Figure 5: Setting an Adversary description

Working with Events

The following examples are based around simple use cases for working with events in the API.

Listing Events

To retrieve a list of events, use the /api/events endpoint. This will return the basic data for each event in an array. In this case, we are limiting the results to five events (Figure 6).

$ curl -k “https://$THREATQ_HOST/api/events?limit=5” -H “Authorization: Bearer $ACCESS_TOKEN”

{
“total”: 392,
“data”: [
{
“id”: 1,
“type_id”: 1,
“title”: “Invoice 8565231”,
“description”: null,
“happened_at”: “2017-04-18 19:07:24”,
“hash”: “6a72cdaeabd1dfb623c7f55795df7cab”,
“created_at”: “2017-04-19 15:11:43”,
“updated_at”: “2017-04-19 15:11:43”,
“touched_at”: “2017-04-19 15:11:43”
},…

Figure 6: Retrieving a list of Events

Querying for a Specific Event

In this example we want to query for a specific event with the title RIG Exploit Kit in our Threat Library. We also want the API to return additional information including the adversary’s sources, description, and attributes. We can use the /api/events endpoint again, passing a title URL parameter with our search query and the values sources and attributes in the with URL parameter (Figure 7).

$ curl -k “https://$THREATQ_HOST/api/events?title=RIG%20Exploit%20Kit&with=sources,attributes” -H “Authorization: Bearer $ACCESS_TOKEN”

{
“total”: 1,
“data”: [
{
“id”: 8,
“type_id”: 15,
“title”: “RIG Exploit Kit”,
“description”: “Browser exploit kit used for distribution of malware to vulnerable computers”,
“happened_at”: “2016-11-16 05:55:00”,
“hash”: “65e0a49073cc21582918744014348f2e”,
“created_at”: “2017-05-24 14:26:45”,
“updated_at”: “2017-05-24 19:03:01”,
“touched_at”: “2017-05-24 19:03:01”,
“sources”: [
{
“id”: 23,
“type”: “connectors”,
“name”: “PassiveTotal”,
“tlp_id”: null,
“created_at”: “2017-05-24 14:26:45”,
“updated_at”: “2017-05-24 14:26:45”,
“published_at”: null,
“pivot”: {
“event_id”: 8,
“source_id”: 23,
“id”: 8,
“creator_source_id”: 23
}
}
],
“attributes”: []
}
]
}

Figure 7: Querying for RIG Exploit Kit Event with additional fields

Creating an Event

To create an event, we will first create a JSON file that will contain the basic event details: the event title, event type, and the source of the event. As in the authentication step above, we will create a JSON file to facilitate making the API call (Figure 8).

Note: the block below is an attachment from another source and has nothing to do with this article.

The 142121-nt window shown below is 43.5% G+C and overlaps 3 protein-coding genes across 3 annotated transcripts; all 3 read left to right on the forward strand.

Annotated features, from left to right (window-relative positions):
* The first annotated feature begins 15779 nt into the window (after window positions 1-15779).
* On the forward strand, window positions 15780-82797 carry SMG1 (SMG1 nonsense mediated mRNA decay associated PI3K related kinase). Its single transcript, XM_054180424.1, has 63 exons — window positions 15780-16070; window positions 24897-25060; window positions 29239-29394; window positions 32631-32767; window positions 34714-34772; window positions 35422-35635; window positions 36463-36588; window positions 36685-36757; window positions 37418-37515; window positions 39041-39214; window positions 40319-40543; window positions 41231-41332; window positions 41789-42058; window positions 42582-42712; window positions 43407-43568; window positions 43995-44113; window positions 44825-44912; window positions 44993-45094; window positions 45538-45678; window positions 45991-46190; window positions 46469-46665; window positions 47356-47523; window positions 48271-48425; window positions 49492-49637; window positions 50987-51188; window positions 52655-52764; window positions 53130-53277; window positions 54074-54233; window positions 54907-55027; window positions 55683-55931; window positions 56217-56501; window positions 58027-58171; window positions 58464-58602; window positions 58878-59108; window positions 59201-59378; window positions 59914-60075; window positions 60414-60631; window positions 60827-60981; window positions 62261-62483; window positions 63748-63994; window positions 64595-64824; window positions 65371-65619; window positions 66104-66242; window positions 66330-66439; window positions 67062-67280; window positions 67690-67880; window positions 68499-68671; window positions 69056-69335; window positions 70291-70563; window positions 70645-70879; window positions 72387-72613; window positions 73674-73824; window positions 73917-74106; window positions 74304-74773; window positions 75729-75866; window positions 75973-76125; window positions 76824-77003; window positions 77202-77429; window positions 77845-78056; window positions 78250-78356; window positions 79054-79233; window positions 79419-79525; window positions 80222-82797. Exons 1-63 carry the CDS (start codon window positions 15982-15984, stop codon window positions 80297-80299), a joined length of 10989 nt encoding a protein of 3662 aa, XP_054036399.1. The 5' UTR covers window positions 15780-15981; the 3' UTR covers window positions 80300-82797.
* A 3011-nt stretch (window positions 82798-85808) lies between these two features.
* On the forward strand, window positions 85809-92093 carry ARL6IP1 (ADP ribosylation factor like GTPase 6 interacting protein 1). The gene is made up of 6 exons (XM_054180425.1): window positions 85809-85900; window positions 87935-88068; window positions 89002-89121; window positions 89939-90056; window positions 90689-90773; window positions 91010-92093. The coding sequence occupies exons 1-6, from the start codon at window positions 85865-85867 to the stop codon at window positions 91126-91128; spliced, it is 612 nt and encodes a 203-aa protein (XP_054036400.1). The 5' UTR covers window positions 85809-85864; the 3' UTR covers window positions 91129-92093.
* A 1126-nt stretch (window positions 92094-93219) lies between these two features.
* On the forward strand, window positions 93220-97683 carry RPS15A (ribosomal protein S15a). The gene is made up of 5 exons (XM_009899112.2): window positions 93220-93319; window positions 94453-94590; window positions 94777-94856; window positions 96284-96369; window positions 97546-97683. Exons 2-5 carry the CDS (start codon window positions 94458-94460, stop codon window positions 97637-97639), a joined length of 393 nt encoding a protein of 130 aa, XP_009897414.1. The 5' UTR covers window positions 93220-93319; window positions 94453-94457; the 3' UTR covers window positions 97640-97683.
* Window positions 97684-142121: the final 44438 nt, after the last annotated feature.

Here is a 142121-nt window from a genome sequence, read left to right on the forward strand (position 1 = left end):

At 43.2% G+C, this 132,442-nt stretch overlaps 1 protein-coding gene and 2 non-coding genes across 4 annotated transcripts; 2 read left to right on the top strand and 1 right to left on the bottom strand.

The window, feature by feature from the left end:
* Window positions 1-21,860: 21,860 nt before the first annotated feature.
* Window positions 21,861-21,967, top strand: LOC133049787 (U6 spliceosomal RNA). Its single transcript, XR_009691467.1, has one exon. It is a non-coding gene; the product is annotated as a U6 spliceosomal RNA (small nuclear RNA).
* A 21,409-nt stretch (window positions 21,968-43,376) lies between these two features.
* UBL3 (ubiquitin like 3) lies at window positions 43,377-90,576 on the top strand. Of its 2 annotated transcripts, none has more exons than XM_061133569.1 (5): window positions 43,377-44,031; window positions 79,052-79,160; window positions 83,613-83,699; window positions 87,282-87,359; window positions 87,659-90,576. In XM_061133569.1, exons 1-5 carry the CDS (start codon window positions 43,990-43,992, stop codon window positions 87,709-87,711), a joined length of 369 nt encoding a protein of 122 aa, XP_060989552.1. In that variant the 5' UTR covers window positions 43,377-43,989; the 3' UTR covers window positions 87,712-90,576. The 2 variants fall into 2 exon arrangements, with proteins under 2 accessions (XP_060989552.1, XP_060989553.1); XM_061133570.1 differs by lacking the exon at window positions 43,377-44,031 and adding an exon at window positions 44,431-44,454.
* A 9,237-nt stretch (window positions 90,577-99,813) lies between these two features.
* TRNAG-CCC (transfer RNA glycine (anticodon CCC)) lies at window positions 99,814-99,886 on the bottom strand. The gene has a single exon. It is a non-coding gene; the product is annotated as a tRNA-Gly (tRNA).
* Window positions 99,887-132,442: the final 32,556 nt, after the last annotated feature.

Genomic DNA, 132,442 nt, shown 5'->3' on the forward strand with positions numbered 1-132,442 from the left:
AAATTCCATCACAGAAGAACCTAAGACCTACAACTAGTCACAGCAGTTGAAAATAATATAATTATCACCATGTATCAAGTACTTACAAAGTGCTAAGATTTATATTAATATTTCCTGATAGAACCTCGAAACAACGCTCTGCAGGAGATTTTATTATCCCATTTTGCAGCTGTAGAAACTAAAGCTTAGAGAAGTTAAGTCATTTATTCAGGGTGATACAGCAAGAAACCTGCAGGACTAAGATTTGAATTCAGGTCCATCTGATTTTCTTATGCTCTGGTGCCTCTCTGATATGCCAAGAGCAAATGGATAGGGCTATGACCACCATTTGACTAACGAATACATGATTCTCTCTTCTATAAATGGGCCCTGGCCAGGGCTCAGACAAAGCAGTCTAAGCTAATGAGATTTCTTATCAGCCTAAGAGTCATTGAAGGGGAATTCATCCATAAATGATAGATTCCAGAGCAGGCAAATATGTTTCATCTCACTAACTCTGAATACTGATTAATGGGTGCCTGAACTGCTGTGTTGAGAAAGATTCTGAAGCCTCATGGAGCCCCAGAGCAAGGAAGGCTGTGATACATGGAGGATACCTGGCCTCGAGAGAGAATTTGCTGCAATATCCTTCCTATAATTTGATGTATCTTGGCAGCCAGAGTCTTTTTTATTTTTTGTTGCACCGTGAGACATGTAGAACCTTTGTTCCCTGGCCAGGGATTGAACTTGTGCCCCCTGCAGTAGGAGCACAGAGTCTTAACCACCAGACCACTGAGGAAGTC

cat event.json

{
“title”: “Suspicious Traffic”,
“type”: “Command and Control”,
“happened_at”: “2017-03-20 01:43:05”,
“sources”: [
{
“name”: “Firewall”
}
]
}

Figure 8: Event JSON file

Note: You will need to ensure the event type already exists in your Threat Library. To do this you can navigate to ThreatQ Configuration > System Configurations > Event Types (Figure 9).

Event types

Figure 9: Configuring Event Types

With the JSON file created, we can create the adversary by making a POST to /api/events (Figure 10).

curl -k -X POST “https://$THREATQ_HOST/api/events” -H “Authorization: Bearer $ACCESS_TOKEN” -d@event.json

{
“data”: {
“title”: “Suspicious Traffic”,
“type_id”: 7,
“happened_at”: “2017-03-20 01:43:05”,
“hash”: “6f38ac7fd250e7c1873ff14ef1a01342”,
“updated_at”: “2017-10-27 13:59:25”,
“created_at”: “2017-10-27 13:59:25”,
“id”: 576,
“type”: {
“id”: 7,
“name”: “Command and Control”,
“user_editable”: “N”,
“created_at”: “2017-03-28 01:49:50”,
“updated_at”: “2017-03-28 01:49:50”
},
“sources”: [
{
“type”: “other_sources”,
“name”: “Firewall”,
“updated_at”: “2017-10-27 13:59:25”,
“created_at”: “2017-10-27 13:59:25”,
“id”: 53
}
]
}
}

Figure 10: Creating an Event

The ThreatQ Open Exchange API is a powerful backend tool that provides flexibility in working with the data in the Threat Library. By using the API directly, you can manipulate and create new data in a way that works best with your workflows